The aforementioned cases having considered that language the Court found that there was in fact no deed, but rather the conveyance was in fact an equitable mortgage for the securing of a debt.

Significantly, both cases point to those sections of the repurchase clause which sets a deadline whereby if the money owed is not paid by that time, then the creditor claims to have an absolute fee-simple title. The significant point made is "why is such a stipulation necessary if one already has such title under the absolute deed received from the Grantee?" As was held in both the Mason and Brownlee cases such stipulations must have been deemed necessary because they felt that the deeds were not what they appeared to be, but were merely mortgages with the right of redemption on the part of the Grantee.

The intention of Hamlin at the time of the transaction has been shown convincingly that a sale was not contemplated. Even Hamlin's testimony in his Affidavit of June 5, 1978 reflects that he would only purchase "OAKLAND" Plantation if the Gregories desired same.

Affidavit of O.D. Hamlin, Page Four, Paragraph Two, Sentence Three:

"Deponent advised U.H. Brockinton and Ferd Gregorie that if the Gregories desired, he would purchase "OAKLAND" for an amount to be agreed upon, pay debt to Arkansas Fuel Oil Corporation, participate in operation of the business and finance the business." (Emphasis added.)

There could be no stronger statement of Defendant's Hamlin's intention, and as such, it could not possibly have supported the assertion that the deed absolute on its face was in reality a sale.

*430 In addition, Hamlin asserts in another portion of his June 5, 1978 Affidavit, Page Three, Paragraph Three, Sentences One and Two:

"Deponent is a farmer, knew the property known as `OAKLAND', and was in the market for a purchase of additional farm land. Deponent desired to buy `OAKLAND' if it were to be foreclosed upon by Arkansas Fuel Oil Corporation." (emphasis added)

The evidence is that Arkansas Fuel Oil Corporation's mortgage on "OAKLAND" Plantation (but not other personal obligation notes) was satisfied on October 31, 1960 and recorded in the R.M.C. Office for Charleston County on November 1, 1960. Inasmuch as there is no public record filed which has ever named either of these creditors as having title to "OAKLAND" it therefore was a legal impossibility for Arkansas Fuel Oil Corporation to sell "OAKLAND" Plantation in 1961. This also defeats the only contingency, other than the consent of the Gregories by which Hamlin asserts he would purchase "OAKLAND" Plantation. Hamlin maintained in his June 5, 1978 Affidavit that he would purchase "OAKLAND" for an "amount to be agreed upon". According to his own testimony and the pleadings of Gregorie, no amount had been agreed upon or had ever been discussed.

(7) BURDEN OF PROOF

In Shiver v. Arthur, 54 S.C. 184, 191, 32 S.E. 310, 312, 313, the firm rule in South Carolina regarding burden of proof in actions to declare an absolute deed a mortgage is stated:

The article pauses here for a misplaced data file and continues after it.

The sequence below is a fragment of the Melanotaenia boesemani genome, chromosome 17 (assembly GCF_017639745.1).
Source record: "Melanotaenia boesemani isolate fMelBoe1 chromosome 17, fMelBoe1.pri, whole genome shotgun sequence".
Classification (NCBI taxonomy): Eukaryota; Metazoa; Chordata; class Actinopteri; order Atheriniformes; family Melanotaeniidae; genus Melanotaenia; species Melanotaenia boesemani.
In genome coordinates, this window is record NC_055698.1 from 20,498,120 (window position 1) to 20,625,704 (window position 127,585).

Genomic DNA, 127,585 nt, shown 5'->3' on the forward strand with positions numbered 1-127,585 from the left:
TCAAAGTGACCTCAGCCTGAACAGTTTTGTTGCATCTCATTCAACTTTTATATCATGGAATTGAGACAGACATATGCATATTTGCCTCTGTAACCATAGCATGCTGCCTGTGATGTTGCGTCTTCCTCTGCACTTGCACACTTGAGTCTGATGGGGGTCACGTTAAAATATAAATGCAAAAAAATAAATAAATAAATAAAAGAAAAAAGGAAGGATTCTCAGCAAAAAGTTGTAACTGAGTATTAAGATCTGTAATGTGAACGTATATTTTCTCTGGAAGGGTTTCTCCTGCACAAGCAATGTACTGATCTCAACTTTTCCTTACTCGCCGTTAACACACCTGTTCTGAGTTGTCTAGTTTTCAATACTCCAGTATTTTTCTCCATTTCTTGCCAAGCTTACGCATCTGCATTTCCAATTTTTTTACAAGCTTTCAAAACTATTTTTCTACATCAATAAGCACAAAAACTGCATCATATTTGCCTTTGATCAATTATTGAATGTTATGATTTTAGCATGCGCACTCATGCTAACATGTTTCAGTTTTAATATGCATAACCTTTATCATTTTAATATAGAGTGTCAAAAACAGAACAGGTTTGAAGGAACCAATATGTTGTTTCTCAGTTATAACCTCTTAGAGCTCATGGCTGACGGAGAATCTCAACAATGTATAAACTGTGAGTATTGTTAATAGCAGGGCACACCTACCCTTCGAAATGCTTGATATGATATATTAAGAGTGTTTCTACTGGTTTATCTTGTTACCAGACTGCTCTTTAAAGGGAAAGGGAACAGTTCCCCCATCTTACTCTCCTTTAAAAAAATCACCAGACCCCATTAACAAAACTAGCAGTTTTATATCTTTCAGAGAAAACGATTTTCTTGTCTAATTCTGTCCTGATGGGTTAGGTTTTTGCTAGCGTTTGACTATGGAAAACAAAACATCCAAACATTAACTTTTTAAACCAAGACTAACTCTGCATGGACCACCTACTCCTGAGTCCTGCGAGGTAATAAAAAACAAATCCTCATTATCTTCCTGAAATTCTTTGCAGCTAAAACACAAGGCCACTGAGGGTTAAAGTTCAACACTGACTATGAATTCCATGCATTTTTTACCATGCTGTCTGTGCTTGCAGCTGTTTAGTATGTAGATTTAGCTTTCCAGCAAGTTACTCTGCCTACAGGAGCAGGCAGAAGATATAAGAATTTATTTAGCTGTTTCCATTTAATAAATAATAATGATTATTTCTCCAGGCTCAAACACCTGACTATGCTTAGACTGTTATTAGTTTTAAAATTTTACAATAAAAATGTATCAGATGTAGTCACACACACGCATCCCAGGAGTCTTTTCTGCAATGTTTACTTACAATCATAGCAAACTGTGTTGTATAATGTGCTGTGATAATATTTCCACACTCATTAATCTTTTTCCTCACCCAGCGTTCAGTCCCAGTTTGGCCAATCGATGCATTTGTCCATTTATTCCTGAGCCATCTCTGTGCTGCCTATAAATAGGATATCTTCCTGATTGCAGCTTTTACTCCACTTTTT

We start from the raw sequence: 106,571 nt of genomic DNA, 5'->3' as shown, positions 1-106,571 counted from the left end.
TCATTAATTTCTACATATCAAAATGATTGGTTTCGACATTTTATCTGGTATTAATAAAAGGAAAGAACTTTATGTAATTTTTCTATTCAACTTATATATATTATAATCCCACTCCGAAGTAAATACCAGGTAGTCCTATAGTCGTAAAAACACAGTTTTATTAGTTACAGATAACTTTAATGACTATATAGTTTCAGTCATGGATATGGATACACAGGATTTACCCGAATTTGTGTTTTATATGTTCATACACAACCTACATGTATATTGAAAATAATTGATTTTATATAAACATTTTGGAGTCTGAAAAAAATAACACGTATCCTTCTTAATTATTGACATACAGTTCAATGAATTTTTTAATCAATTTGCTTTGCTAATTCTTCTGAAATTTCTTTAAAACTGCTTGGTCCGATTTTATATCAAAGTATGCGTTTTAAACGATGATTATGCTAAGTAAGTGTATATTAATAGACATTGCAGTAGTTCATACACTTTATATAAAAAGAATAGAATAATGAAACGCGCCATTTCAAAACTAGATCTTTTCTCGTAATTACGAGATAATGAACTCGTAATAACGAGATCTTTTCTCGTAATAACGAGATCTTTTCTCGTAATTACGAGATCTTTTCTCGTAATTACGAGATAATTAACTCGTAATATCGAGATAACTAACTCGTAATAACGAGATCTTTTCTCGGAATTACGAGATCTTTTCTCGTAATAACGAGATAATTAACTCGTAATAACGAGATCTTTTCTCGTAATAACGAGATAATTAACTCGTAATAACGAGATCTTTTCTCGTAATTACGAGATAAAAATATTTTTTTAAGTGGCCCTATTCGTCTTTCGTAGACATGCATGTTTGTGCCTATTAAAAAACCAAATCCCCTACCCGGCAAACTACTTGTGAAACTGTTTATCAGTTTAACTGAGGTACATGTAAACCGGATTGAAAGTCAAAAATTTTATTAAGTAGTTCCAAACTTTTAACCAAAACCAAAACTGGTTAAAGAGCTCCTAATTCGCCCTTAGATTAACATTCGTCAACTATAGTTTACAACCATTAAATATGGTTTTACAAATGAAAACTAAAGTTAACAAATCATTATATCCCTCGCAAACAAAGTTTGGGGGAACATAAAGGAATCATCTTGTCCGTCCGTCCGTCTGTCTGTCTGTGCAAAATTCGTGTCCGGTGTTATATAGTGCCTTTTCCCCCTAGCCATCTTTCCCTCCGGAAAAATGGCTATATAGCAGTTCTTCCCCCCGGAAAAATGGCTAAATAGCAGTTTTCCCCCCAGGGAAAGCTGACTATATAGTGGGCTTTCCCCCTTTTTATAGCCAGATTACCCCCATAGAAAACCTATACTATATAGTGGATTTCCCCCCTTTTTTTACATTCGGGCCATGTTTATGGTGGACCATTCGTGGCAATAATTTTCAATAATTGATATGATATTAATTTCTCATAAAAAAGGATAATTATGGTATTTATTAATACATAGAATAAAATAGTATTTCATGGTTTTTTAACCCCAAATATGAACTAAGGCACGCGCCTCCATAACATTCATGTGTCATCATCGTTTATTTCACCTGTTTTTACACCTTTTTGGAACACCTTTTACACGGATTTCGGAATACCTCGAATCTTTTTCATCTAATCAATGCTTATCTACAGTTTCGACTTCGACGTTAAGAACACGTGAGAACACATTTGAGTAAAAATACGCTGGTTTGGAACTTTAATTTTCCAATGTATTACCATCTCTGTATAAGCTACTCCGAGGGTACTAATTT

"(1) An instrument of writing is what upon its face it purports to be.

(2) The complaint must contain the necessary allegation that the deed, though absolute on its face, was intended as a mortgage.

*431 (3) This allegation must be sustained by testimony prima facie showing that it is true. When this is done, it removes the presumption arising from the fact that a paper is presumed to be what its face imports.

(4) When this is done, it is incumbent on the mortgagee to remove the inferences that may be drawn from such prima facie showing. This is sometimes spoken of as the burden of proof, but it is simply making it incumbent on the mortgagee to disprove the case as then made."

Gregorie has established the transaction as being security for the debt to Hamlin in the way of an equitable mortgage by clear, specific, definite, and convincing evidence; this showing was more than the presentment of a prima facie case sufficient to initiate presumptions as to the nature of the instruments, the magnitude of the overwhelming evidence is sufficient by itself to declare the deed absolute in form as an equitable mortgage as a matter of law.

Having found the deed to be an equitable mortgage by close examination of the evidence, the subsequent dealings and transactions between Gregorie and Hamlin did not change the nature of the transactions: "Once a mortgage, always a mortgage." unless there is additional consideration for any change made; Leland v. Morrison (infra). There of course is absolutely no evidence whatsoever of such additional consideration.

McHall v. Hall, 41 S.C. 168, 19 S.E. 307, (1894), supports this view inasmuch as it established that a transaction which was originally intended as security shall never be turned into an absolute conveyance.

*432 (8) DEFENSES

The last contention which need be addressed is the issue of laches raised by Hamlin in his Answer.

In Leland v. Morrison, 92 S.C. 501, 512-513, 75 S.E. 889, the rule of laches or lapse of time is clearly presented:

"Delay in ascertaining an absolute deed to be a mortgage has not the same effect upon the rights of the parties that attends delay in seeking to enforce in equity the performance of an executory contract. Once a mortgage, always a mortgage, is the maxim of the law and payment does not stand on the footing of performance in equity.